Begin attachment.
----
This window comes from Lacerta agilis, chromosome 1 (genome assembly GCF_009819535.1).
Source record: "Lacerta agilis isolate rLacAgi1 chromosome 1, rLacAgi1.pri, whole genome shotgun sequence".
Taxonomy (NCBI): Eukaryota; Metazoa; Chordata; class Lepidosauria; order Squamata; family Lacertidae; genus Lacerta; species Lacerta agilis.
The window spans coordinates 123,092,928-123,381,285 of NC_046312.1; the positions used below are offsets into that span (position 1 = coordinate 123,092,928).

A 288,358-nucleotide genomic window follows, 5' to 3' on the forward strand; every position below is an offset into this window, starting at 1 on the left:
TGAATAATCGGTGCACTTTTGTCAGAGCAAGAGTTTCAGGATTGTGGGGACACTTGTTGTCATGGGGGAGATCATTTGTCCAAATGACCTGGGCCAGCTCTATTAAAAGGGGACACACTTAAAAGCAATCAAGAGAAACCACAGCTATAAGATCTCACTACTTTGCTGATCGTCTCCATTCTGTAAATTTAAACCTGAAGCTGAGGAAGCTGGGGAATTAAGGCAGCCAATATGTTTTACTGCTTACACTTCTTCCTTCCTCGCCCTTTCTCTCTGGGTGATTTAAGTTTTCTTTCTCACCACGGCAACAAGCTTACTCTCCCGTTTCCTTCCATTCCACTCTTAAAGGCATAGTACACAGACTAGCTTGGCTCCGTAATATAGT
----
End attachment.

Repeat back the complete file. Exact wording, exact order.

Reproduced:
This window comes from Lacerta agilis, chromosome 1 (genome assembly GCF_009819535.1).
Source record: "Lacerta agilis isolate rLacAgi1 chromosome 1, rLacAgi1.pri, whole genome shotgun sequence".
Taxonomy (NCBI): Eukaryota; Metazoa; Chordata; class Lepidosauria; order Squamata; family Lacertidae; genus Lacerta; species Lacerta agilis.
The window spans coordinates 123,092,928-123,381,285 of NC_046312.1; the positions used below are offsets into that span (position 1 = coordinate 123,092,928).

A 288,358-nucleotide genomic window follows, 5' to 3' on the forward strand; every position below is an offset into this window, starting at 1 on the left:
TGAATAATCGGTGCACTTTTGTCAGAGCAAGAGTTTCAGGATTGTGGGGACACTTGTTGTCATGGGGGAGATCATTTGTCCAAATGACCTGGGCCAGCTCTATTAAAAGGGGACACACTTAAAAGCAATCAAGAGAAACCACAGCTATAAGATCTCACTACTTTGCTGATCGTCTCCATTCTGTAAATTTAAACCTGAAGCTGAGGAAGCTGGGGAATTAAGGCAGCCAATATGTTTTACTGCTTACACTTCTTCCTTCCTCGCCCTTTCTCTCTGGGTGATTTAAGTTTTCTTTCTCACCACGGCAACAAGCTTACTCTCCCGTTTCCTTCCATTCCACTCTTAAAGGCATAGTACACAGACTAGCTTGGCTCCGTAATATAGT